Cayo Largo, named after its geographical shape, appears for the first time in the Reports of the Captain General of the Island in the 17th century. Nevertheless, investigations carried out in the key prove that its first discoverers were actually aboriginals of the 14th and 15th century.
During recent archaeological researches, it has been demonstrated that the first inhabitants of the key were the so-called "Guayabo Blanco" Amerindians, descendants of the Siboney culture. The Guayabo were good sailors and lived on fishing and hunting. It has been proven that they knew the fire and lived outdoors. They are claimed to be the authors of the rustic paintings found at Punta del Este, Isle of Youth, considered to be almost a thousand years old.
It has also been demonstrated that the Admiral Christopher Columbus visited the key on his second visit to Cuba, on his way from the island San Juan La Evangelista (today's Isle of Youth) to the bay of Jagua (today´s Cienfuegos Bay).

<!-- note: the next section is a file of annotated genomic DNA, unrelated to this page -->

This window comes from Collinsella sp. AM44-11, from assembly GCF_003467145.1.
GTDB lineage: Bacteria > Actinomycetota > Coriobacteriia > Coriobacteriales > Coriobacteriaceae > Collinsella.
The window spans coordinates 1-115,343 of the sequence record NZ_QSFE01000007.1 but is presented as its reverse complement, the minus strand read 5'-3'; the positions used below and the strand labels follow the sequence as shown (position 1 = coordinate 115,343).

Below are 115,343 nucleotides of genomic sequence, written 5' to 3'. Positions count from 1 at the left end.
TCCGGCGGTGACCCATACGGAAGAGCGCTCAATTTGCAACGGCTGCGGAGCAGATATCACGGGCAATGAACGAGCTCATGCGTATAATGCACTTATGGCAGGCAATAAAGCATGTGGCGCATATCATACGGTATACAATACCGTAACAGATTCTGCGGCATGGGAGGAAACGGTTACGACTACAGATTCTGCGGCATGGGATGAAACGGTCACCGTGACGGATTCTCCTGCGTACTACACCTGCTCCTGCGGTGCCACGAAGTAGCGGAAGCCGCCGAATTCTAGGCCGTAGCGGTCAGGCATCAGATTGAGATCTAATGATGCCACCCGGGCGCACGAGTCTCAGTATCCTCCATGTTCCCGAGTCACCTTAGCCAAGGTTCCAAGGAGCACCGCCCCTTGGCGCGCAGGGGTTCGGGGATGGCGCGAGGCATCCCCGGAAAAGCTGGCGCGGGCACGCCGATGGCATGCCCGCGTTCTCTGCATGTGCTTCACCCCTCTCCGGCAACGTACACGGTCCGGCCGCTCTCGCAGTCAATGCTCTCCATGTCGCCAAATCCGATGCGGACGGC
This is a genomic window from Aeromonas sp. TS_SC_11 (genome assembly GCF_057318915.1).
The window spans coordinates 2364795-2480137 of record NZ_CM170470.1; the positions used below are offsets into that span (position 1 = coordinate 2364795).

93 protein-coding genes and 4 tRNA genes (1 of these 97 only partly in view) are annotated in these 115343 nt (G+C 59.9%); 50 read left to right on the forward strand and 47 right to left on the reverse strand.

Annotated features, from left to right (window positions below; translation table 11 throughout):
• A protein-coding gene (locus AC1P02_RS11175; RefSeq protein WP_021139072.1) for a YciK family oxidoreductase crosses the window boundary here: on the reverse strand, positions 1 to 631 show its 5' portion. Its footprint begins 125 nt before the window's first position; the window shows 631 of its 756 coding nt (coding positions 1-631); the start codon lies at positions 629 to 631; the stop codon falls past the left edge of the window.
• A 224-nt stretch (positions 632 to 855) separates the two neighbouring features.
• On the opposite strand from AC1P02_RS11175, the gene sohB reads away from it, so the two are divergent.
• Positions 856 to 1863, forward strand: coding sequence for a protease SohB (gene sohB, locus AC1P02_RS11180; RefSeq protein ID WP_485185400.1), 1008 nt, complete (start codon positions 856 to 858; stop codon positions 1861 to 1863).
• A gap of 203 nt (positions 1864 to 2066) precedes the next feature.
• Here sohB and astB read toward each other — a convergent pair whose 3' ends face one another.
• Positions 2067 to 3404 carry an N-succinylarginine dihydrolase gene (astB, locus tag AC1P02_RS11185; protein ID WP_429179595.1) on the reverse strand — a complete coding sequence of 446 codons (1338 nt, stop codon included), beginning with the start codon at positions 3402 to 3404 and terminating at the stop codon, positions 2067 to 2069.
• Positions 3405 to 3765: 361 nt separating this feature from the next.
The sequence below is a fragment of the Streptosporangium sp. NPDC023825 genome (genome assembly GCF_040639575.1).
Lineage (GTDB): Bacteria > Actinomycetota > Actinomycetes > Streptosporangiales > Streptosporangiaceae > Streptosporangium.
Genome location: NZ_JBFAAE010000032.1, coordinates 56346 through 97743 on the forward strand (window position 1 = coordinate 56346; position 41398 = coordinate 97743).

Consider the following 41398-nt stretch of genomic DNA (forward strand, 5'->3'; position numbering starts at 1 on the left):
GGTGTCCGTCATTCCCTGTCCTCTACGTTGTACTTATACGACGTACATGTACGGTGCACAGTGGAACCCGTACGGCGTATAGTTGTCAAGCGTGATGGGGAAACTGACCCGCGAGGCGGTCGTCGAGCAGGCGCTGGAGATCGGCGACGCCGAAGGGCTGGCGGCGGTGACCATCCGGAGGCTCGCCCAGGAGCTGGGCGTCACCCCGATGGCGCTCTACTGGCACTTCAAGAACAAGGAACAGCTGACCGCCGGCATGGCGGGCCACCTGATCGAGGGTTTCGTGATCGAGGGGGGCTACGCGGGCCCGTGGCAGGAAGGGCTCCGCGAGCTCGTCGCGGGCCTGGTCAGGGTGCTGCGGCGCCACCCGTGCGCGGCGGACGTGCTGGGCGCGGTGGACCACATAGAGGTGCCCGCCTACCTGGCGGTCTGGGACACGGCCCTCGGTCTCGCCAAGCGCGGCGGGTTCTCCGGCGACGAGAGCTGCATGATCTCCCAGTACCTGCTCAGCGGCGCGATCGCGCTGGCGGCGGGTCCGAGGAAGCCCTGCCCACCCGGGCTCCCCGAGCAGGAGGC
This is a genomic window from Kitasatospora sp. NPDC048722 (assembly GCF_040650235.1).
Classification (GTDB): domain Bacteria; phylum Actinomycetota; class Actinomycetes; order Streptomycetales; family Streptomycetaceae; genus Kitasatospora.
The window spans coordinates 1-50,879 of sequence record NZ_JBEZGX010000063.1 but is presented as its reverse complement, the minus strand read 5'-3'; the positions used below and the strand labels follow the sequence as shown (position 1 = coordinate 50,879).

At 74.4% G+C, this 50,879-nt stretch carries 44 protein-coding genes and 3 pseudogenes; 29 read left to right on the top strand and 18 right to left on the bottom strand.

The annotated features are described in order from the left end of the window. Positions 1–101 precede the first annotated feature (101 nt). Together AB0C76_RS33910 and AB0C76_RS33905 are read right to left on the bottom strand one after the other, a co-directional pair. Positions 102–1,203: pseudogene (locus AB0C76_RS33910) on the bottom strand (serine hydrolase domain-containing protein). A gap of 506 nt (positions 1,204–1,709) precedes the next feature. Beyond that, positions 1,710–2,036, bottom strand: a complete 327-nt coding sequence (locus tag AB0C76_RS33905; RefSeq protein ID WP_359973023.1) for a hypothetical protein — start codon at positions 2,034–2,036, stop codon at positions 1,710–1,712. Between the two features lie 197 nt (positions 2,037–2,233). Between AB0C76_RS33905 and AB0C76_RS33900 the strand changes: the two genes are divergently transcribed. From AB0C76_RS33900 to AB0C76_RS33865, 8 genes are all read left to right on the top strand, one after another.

However, what constitutes the highest historical attraction of the key is the pass through its territory, proven by nautical records, of famous pirates and privateers that once populated the seas. Some examples are the periodical visits of John Hawkins from 1565, usually accompanied by the "Terror of the Seas": Francis Drake; the long stay on the key, used as headquarters, of the French Jean Laffite and Latrobe in 1819; and the pass of the widely known Henry Morgan when he was on his way to attacking the city of Puerto Príncipe and buried all his treasures in the key in 1666.
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